Competition and technology development in solar industry
The solar PV market is a highly competitive, and fast-growing sector. With a present market size of over USD 150 billion, it is expected to grow at over 25% CAGR and reach over USD 1000 Billion by 2028. The rising demand for low-cost solar power has put immense pressure on the solar companies to innovate and meet the market expectation of low-cost solar electricity. The majority of solar innovations have been experienced during the last decade of the solar industry. this is due to introducing the reverse bidding in the majority of solar markets, and putting pressure on the developers to optimize their procurement to finally deliver a low cost affordable clean solar power.
Over the last decade, the technology was taking two directions, on one hand, the solar thin-film technology was expected to provide low-cost PV modules, while the Crystalline solar PV technology was adopted by many solar companies. the solar PV module manufacturers compete on a per Watt basis of their module price, followed by warranty conditions, reliability, cell efficiency, etc. We have seen that in the spree of capturing the market, many companies have been selling the PV modules at a negative margin for a sustained period of time. This price war has led to the bankruptcy of many of the companies as they could not face the cutthroat competition of low-cost module supply in the last decade. Now we are reaching an era where few players are governing the whole industry in terms of Polysilicon ingot production and control the solar module supply chain with the demand-supply dynamics. The recent module price hike is an example of a situation in which post-pandemic the global solar module demand has increased, companies are finding it difficult to meet the rising market demand and the result is the price increase.
The companies such as First solar, Qcell, Miasol adopted the thin film technology route in the anticipation of bringing the redical change in the solar cell architecture, while the companies such as Trina, Jinko, and Sunpower adopted the traditional Crystalline solar technology route and kept doing the incremental technology developments. Though both the technology has now reached to over 20% module efficiency, the crystalline technology still governs about 98% market share and leads the technological race. Over the last decade, we could see only the gradual and incremental technological evolution. Some of the firms are trying to bring major architectural and radical changes in the solar cell technology, however so far there is no dominant cell technology that has been immersed to bring the radical shift in the m market. In the case of thin film it is expected that the perovskite technology will bring radical changes in the technology, however, the commercialization of this technology is still awaited.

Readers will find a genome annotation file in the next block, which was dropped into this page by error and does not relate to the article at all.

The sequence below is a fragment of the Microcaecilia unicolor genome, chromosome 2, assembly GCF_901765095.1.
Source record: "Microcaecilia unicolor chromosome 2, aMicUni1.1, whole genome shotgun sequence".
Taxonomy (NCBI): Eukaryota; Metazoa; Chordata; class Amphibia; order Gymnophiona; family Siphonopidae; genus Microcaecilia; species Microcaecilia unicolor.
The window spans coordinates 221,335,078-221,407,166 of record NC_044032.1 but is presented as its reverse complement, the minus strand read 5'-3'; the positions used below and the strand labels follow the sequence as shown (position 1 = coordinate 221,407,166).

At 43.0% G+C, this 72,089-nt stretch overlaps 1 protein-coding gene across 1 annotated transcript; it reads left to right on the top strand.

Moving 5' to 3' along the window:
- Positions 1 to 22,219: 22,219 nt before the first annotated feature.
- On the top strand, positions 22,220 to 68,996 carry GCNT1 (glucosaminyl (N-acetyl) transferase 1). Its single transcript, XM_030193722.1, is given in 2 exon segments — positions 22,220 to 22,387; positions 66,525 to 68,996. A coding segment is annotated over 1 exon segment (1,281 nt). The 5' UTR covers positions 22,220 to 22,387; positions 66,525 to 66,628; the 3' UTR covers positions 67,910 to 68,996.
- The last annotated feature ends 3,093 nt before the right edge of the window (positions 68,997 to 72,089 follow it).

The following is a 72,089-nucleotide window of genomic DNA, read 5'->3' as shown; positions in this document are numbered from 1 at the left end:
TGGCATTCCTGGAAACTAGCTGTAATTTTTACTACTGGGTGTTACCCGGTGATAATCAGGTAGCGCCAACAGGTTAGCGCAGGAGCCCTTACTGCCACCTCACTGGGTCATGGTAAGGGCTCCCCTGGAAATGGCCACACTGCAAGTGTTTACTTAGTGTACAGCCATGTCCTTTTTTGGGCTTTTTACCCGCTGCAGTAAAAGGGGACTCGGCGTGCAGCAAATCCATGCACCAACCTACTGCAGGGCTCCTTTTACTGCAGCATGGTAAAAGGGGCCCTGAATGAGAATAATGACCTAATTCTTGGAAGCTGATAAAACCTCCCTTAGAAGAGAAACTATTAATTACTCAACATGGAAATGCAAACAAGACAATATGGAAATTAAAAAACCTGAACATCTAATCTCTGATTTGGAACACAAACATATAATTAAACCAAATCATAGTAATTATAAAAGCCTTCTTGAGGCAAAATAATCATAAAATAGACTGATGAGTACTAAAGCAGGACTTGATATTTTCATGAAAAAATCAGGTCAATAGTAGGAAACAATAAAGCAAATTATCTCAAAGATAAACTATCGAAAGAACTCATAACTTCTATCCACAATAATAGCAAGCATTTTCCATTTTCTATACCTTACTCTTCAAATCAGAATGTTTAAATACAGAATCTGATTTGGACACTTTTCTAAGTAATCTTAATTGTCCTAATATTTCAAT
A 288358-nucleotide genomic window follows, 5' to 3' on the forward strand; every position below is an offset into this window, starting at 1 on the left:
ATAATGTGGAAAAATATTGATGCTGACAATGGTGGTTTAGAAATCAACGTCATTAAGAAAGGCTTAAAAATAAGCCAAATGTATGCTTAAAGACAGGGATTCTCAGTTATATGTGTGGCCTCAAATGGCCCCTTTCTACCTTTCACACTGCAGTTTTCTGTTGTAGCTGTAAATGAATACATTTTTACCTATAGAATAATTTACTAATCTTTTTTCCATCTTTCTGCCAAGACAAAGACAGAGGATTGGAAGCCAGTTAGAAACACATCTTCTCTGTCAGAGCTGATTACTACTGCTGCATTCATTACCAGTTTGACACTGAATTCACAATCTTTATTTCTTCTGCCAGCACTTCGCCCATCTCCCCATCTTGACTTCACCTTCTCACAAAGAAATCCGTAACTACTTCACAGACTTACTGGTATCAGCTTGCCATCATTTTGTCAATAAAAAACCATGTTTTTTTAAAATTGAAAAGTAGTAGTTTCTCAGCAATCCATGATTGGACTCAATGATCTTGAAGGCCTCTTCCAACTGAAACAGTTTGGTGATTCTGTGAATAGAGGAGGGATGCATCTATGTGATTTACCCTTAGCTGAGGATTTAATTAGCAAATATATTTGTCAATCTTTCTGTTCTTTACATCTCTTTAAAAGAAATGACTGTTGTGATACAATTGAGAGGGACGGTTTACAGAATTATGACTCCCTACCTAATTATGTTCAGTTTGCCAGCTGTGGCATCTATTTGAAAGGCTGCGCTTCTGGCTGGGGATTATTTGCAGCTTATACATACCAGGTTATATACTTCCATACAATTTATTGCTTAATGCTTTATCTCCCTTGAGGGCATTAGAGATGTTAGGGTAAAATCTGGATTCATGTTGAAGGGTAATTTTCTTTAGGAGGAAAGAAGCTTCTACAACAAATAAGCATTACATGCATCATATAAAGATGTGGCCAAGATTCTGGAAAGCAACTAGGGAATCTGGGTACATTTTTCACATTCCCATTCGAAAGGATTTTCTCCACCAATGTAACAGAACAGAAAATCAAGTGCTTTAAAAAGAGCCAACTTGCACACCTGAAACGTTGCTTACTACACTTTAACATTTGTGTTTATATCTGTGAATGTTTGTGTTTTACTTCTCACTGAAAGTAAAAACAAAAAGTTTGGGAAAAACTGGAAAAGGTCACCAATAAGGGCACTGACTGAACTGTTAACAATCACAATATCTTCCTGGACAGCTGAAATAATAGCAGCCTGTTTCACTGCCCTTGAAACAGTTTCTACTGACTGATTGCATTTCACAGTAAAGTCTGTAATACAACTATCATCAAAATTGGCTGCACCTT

Indian companies such as Reliance new energy are also trying to become a dominant player in the solar cell and module market, they have recently acquired the module manufacturer REC group as well the wafer firm Nextwafe GMBH. The Nextwafe’s technology is to do away with the polysilicon casting and sawing process which is highly energy-intensive. They are attempting silicon wafer manufacturing through Polysilicon tetrachloride gas deposition, which can bring radical changes in the solar cell manufacturing process and significantly bring down the solar cell manufacturing cost. It is the time when the market is facing immense pressure to bring down the PV costs and puts pressure on the lab-scale technology to bring to commercial scale.
The decade of the progress of most of these solar companies can be tracked through the share price trends in the International market. While the Firstsolar and Sunpower are far below their pricing levels a decade back, the Jinko and Trina solar are thriving the market growth. If any new entrants compete with these established players, it has to attempt a radical technological change in the market.